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Jim Letourneau's Blog

Investing, Technology, Travel, Geology, Music, Golf. I think that covers it.

Lunch at Contramar

Lots of great fish options.  

Mural above the bar at Contrimar

Mural above the bar at Contrimar

I had the octopus. 

400 grams of grilled octopus cooked in a mole sauce. 

400 grams of grilled octopus cooked in a mole sauce. 

...and a margarita! 

Natural margarita with a thin jalapeño slice.  Handily outperforms the watery jalapeño margarita  Blanco  Colima. 

Natural margarita with a thin jalapeño slice.  Handily outperforms the watery jalapeño margarita  Blanco  Colima. 

Day 3 - Tlatelolco, Teotihuacan Pyramids, Basilica de Guadalupe

The highlight of our third day in Mexico City was a visit to the Teotihuacan Pyramids. These are about an hour away from The Four Seasons and they are a very popular tourist destination so we opted to meet our guide at 7:00AM to avoid the rush. This plan worked perfectly. An added bonus was that we didn't have to climb a pyramid in the heat of the day.

We pulled over briefly for a quick early morning view of Tlatelolco.  This square is also known as the Square of Three Cultures where an Aztec ruin, 17th century church and a modern office complex are juxtaposed.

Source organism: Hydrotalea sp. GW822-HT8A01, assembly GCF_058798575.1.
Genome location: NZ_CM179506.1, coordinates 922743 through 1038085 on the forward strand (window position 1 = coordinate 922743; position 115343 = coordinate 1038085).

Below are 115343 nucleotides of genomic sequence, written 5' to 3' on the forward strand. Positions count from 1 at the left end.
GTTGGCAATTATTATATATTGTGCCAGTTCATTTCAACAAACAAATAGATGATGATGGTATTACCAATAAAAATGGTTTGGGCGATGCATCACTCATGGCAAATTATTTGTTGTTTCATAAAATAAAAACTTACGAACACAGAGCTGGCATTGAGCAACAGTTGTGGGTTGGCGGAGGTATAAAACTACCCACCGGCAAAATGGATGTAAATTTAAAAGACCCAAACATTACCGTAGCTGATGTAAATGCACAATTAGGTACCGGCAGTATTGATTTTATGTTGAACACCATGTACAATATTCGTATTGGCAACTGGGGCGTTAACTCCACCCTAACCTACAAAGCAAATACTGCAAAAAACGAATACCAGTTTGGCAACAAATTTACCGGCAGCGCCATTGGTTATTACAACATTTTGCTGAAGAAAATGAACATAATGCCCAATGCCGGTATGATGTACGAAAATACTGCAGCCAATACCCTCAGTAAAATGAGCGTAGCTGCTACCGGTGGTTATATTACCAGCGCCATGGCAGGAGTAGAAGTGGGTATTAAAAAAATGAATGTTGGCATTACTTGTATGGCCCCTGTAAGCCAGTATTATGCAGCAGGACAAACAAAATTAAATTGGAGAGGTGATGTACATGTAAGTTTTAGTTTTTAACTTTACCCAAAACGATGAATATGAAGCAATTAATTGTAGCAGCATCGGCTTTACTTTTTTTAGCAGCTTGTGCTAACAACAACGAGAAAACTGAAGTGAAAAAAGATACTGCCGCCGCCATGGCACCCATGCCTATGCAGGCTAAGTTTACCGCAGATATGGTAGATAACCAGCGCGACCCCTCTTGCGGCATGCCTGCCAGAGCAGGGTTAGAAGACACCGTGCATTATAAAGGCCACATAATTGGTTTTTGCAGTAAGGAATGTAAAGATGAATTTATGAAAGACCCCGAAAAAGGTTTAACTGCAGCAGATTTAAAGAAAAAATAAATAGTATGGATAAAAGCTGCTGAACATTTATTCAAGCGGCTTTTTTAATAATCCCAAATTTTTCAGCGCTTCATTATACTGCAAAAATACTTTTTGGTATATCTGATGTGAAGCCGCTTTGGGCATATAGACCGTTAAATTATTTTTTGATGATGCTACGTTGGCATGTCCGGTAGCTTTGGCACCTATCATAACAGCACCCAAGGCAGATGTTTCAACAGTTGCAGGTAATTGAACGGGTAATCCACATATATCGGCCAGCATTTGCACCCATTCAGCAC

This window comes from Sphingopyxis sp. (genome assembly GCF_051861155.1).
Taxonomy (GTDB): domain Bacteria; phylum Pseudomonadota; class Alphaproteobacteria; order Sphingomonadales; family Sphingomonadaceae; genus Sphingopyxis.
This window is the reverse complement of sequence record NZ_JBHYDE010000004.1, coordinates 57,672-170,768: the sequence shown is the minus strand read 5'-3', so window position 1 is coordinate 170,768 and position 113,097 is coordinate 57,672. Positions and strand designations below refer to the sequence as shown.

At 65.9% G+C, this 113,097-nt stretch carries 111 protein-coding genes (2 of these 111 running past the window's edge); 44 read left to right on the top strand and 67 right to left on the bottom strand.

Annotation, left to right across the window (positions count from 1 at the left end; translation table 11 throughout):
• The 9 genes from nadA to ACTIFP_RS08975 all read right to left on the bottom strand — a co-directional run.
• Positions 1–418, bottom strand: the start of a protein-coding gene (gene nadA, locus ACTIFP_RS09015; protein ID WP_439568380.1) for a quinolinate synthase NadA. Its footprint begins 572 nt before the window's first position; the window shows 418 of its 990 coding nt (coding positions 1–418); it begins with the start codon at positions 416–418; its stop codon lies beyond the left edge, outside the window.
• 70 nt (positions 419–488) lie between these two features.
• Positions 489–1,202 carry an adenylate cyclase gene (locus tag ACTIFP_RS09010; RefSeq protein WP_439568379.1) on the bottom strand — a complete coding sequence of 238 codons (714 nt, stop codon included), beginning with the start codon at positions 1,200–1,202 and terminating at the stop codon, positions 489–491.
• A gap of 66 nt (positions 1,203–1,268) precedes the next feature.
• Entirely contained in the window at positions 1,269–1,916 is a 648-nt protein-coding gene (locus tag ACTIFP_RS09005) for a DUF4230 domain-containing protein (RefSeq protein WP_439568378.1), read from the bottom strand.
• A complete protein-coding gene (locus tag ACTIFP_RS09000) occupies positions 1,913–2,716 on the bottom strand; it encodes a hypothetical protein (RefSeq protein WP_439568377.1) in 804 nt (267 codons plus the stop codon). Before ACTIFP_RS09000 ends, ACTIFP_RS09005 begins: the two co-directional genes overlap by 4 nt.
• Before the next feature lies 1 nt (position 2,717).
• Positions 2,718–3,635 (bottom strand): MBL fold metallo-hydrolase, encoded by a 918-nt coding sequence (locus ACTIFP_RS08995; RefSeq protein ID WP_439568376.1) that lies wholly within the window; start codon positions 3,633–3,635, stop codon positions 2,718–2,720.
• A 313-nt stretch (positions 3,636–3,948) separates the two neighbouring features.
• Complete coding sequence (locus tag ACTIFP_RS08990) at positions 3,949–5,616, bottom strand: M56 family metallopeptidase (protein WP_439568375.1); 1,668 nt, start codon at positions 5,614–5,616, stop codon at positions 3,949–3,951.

Getting up early paid dividends as we almost had the pyramids to ourselves. 

 

Pyramid of the Sun

Pyramid of the Sun

Many hot air balloons were in the air but only the first one made it over the Pyramid of the sun. The rest were pushed off course by shifting winds. I edited the audio on the above video to remove my laboured breathing. 

We stopped for a bite at a place with a great view

We stopped for a bite at a place with a great view

Julia then insisted that we visit a cave, which is unlike her, but I played along.  

La Gruta brochures

La Gruta brochures

We drank a bottle of wine in a cave. Just like my ancestors did 

We drank a bottle of wine in a cave. Just like my ancestors did 

After a short drive back towards Mexico City (where we both napped off our wine) we hit up the Basillica de Guadalupe. 

Carrillon tower

Carrillon tower

Our Lady of Guadalupe

Our Lady of Guadalupe

Moving walkways help with crowd control

Moving walkways help with crowd control

View from the back